Facebook isn’t finished with its attempts to move journalists away from their reliance on Twitter. On Thursday, the company launched Signal, a free discovery and curation platform that helps journalists see what’s trending in photos, videos, and (public) posts across Facebook and Instagram.This launch comes a week after Facebook made its Mentions app available to journalists with verified profiles. That app, which lets users track mentions of themselves and stream live video, was previously only for public figures like athletes and actors.
If Mentions is for outward-facing content and self-promotion, Signal — which is desktop-only for now — is designed to make the backend of the news-gathering process easier.
Journalists have been embedding Facebook and Instagram posts into stories for a while now, but as social media posts increasingly become the basis of news stories — think Vox’s coverage of President Obama’s comment on the Humans of New York Facebook page, or Donald Trump’s Instagram attack ads — a tool like Signal becomes more useful and necessary. The “embed” option is featured prominently on the platform, and posts found there can easily be included in broadcast stories as well. Journalists can also create collages of Instagram photos and embed them into posts.
Discover what’s trending now on Facebook.
Journalists interested in seeing what conversations are resonating on Facebook can monitor which topics are trending and then quickly display related content that has been shared publicly — unranked and in chronological order — from both people and Pages for deeper context on those trends. Search functionality makes it easy to surface content directly related to a story or topic they are tracking.
See data on who is driving the most conversation on Facebook.
Journalists can access lists of public figures ranked by who is being mentioned the most on Facebook, including real-time conversations across Politicians, Authors, Actors, Musicians, Sports Teams, Players, and more.
Search Instagram for visual content surrounding news events around the world.
Using location-tag and topic-related search functionality, journalists can search Instagram for public posts related to specific hashtags, associated with specific public accounts, or tagged with locations using an interactive global map.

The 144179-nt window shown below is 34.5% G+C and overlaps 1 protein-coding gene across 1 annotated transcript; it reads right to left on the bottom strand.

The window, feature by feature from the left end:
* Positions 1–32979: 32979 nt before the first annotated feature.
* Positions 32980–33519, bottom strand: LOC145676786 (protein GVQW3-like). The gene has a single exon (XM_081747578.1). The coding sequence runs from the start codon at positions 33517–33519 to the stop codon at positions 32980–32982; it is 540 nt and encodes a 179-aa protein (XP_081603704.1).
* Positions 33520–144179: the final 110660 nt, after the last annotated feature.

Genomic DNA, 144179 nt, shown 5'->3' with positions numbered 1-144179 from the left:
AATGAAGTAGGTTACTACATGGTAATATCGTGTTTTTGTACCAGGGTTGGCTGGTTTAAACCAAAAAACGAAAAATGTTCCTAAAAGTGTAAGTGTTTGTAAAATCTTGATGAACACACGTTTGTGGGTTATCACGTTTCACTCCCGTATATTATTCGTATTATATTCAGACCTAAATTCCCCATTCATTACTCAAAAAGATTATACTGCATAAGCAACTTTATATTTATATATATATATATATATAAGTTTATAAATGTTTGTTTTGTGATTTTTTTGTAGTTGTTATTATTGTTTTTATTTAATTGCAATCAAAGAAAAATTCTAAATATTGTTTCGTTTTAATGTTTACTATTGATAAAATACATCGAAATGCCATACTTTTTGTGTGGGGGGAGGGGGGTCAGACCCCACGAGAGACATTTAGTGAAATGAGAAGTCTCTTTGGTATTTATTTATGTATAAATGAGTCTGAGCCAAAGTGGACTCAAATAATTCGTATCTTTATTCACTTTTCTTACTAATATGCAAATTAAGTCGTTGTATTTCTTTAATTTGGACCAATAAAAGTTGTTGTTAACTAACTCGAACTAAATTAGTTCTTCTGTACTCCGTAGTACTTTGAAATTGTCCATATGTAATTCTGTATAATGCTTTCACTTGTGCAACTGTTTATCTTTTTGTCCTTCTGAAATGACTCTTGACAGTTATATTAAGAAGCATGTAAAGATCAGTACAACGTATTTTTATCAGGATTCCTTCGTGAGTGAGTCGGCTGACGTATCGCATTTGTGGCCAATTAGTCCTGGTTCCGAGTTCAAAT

Curate Facebook and Instagram content for newsgathering and packaging.
Every Facebook post, every Instagram image or video, and every metric found in Signal can be easily saved into custom collections for later use in a downstream CMS for digital writers or for integration with broadcast graphics packages for broadcast teams.
Easily embed content and data from Facebook and Instagram in online and offline coverage.
Journalists can easily embed any Facebook and Instagram post in their coverage by simply selecting and copying the post’s embed code. Newsrooms can integrate Signal APIs to feed curated content onto their websites and into their broadcasts, as well as produce native visualizations of curated Instagram content for events.
In some ways, Signal and Twitter’s upcoming Project Lightning, which will show curated tweets around live events and is supposed to launch later this year, are inspired by similar impulses: They want to open the platforms up to those who’ve found them slightly impenetrable. But if the point of Project Lightning is to make it easier for people who aren’t on Twitter, and who haven’t spent years curating their own lists of accounts to follow, to find good content there, the point of Signal is to help narrow down Facebook’s vastness into a more usable form for journalists.It’s also interesting to see Facebook’s emphasis on depersonalization, both in Signal and in the launch of Mentions last week. In each case, Facebook specifies that the product will deliver a non-customized feed of what’s trending: It won’t be based on a journalist’s location, friends, or likes; it won’t be biased toward a certain political viewpoint or age group. Signal was “built specifically to help journalists solve the use case for sourcing news on Facebook,” Mitchell told me.
Facebook is limiting Signal access to “professional journalists,” which Mitchell defined as “a broad range from bloggers to traditional news organizations.” You can request access here.
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